1993 Dodge Shadow Repair Question
Dodge Shadow Door Problem
Corroded slide-in ground terminals are common on the rear light sockets, but given the multitude of symptoms, I'd start by getting one of the rear lights to NOT turn on when it is supposed to, then troubleshooting that problem first. Expect to find a bad ground wire. One way to prove that is when you see some lights that are dim, unplug one bulb and the same one on the other side will go out.
Does your door switch look like this one? If so, there's an easy fix.
Thanks for the help. Yes the door socket looks like the picture. It has the prongs. I found a defective headlight relay last night. One of the terminals had the solder joint broken. I am putting in a new one today. Could that be the problem? I have new sockets in the back but will try your suggestion.
I meant three prongs not the prongs. Sorry
OK, I unplugged the left one with the lights on and the right one stayed on. Any suggections? The headlight relay did not solve the problem either. Don't know what to try next.
One other thing I should mention. It is a 4 bulb system. The two inside bulbs, one has three wires and the other only 2 wires. Is this mormal? One looks like a socket for a single filament bulb while the other looks like it's for a two filament bulb. I am sure this is not correct.
For future reference, they switched the format on this site and we aren't getting most of the automated e-mails telling us you posted a reply. I found your replies by accident.
You're right about the sockets being different. One is a two-wire for the backup light and one is a three wire for the tail light and the brake / signal light. Lets start with the backup lights. Pull out all of the rear bulbs except one backup bulb. That should be a two-wire socket with a single-filament bulb. Do you have the round brass base bulbs in back or the newer flat plastic bases? If they're round, that will be an 1156 or 2056 bulb.
As long as I'm here, this is a partial copy / paste reply for that switch when it is used on the sliding doors on the minivans, but the repair is the same:
The switch is a black plastic piece at the back of the door opening, half way up. Open the door all the way, then use a pliers to pop the switch out. It will only come out about an inch, then hit the door. Slide the door most of the way forward to make room to remove the switch from behind the door. Pull slowly because if the connector comes off and the wiring harness falls inside the body, you'll have to remove the seats and side trim panel to get it back out!
The switch is auto-adjusting. It is over-adjusted from slamming the door too hard one too many times. Pull the switch from the connector. Tie the harness into a knot so it won't fall inside the body. To reset the switch, you need to support the body of the switch on a hard surface with a hole in it that the push-button can slide through. A half inch diameter hole in a 2"x4" block of wood is perfect. Use a small hammer, a block of wood, or some similar object to hit the connector end of the switch. The rippled body will slide through the round mounting ring. It normally moves too hard to do this by hand. Now if you look at the push button end, you'll see it's sticking out about a half inch more from the ring than before. For a little added insurance against this happening again, I like to put a little gray Mopar RTV sealant around the ridges that are exposed now on the switch body. The gray stuff works best because it gets relatively hard compared to the black stuff. You can find this at the Dodge dealer's Parts Dept. Other types of caulk or silicone sealers should work too.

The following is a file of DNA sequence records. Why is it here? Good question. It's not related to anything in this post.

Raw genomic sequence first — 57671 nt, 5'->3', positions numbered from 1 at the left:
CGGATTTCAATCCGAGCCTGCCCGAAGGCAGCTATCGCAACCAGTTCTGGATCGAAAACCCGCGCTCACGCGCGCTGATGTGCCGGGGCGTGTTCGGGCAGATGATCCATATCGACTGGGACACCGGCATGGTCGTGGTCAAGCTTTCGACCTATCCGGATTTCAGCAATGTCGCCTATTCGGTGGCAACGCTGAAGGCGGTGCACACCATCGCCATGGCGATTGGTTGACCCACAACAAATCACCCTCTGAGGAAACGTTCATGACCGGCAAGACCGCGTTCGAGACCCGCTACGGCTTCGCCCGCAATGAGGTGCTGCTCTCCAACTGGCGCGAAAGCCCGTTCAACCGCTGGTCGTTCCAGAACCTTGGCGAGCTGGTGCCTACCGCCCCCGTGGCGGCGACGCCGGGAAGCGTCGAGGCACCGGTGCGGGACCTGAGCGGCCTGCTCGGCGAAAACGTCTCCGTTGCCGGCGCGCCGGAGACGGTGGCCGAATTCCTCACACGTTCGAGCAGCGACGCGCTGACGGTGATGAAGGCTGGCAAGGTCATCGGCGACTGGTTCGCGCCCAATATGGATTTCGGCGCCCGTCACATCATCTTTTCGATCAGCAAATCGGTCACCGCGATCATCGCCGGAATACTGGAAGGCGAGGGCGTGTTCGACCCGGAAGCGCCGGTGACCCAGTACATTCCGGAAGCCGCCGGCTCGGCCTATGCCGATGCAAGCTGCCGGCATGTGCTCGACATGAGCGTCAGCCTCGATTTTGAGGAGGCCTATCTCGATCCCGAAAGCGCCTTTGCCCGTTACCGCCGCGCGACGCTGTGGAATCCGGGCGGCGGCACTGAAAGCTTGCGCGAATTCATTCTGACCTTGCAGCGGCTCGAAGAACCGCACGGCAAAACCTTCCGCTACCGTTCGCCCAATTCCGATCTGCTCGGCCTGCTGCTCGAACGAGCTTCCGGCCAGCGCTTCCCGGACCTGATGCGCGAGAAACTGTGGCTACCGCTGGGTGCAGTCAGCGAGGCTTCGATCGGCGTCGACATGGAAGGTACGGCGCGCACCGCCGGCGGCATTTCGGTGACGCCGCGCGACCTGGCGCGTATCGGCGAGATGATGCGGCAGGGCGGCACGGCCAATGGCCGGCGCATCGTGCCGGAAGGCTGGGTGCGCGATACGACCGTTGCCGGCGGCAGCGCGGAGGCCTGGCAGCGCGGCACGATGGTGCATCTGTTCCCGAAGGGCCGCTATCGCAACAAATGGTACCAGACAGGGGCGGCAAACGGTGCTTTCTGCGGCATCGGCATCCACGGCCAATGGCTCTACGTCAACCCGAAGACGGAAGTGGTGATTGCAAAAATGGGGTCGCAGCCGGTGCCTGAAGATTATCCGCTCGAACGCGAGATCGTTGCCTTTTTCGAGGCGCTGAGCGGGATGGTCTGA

Plug the switch back into the connector and stick the switch back in the hole. You'll notice it pops in without much force. Once it's adjusted, the switch body will force the fingers on the mounting ring to expand. That's what holds it solidly in place. To adjust the switch, (now this is hard); close the door. The switch will slide through the mounting ring to its happy spot. When the RTV sealer sets up, that will help to hold it in adjustment. Slamming the door compresses the weather stripping and adjusts the switch. Then the weather stripping pushes the door back out against the latches. Slamming the door extra hard causes it to compress the weather stripping more than normal, and it pushes the switch in more than normal.
Thanks, I will try the switch repair. The sockets in the back are plastic and round. They have 1157 and 1156 bulbs. 1157 bulbs are in the turn/brake/taillight sockets while the 1156 is in the inner two sockets. I am concerned on the left inner socket because it has three wires but a one filament bulb. Also is the 1157 bulb in the outer sockets incorrect? Should they be 2057? I also have a manual now to troubleshoot the wiring. I will be looking at it tomorrow. When I unplugged the bulb as you said, the one on the other side did not go out. These are the outer 2 bulbs.
The 2057 is just a little brighter. Either one will work. For the single-filament bulb, check if that lines up with the clear backup light lens. If it does, that's the wrong socket. It should have a single terminal in the middle and a total of two wires. Someone put the wrong socket in there, probably due to the plug-in ground terminal being corroded off the old one. You might get it to work though. When people mistakenly put an 1156 in an 1157 socket, the bulb's contact bridges both terminals in the socket and causes all the brake and tail lights to turn on when any of them are turned on, so it would stand to reason the 1156 bulb will contact both terminals and work as long as either one is hooked up. Might confuse the next person though.
Thanks again, I will check this out in the morning when I start tracing wires. Thanks so much for your continued support!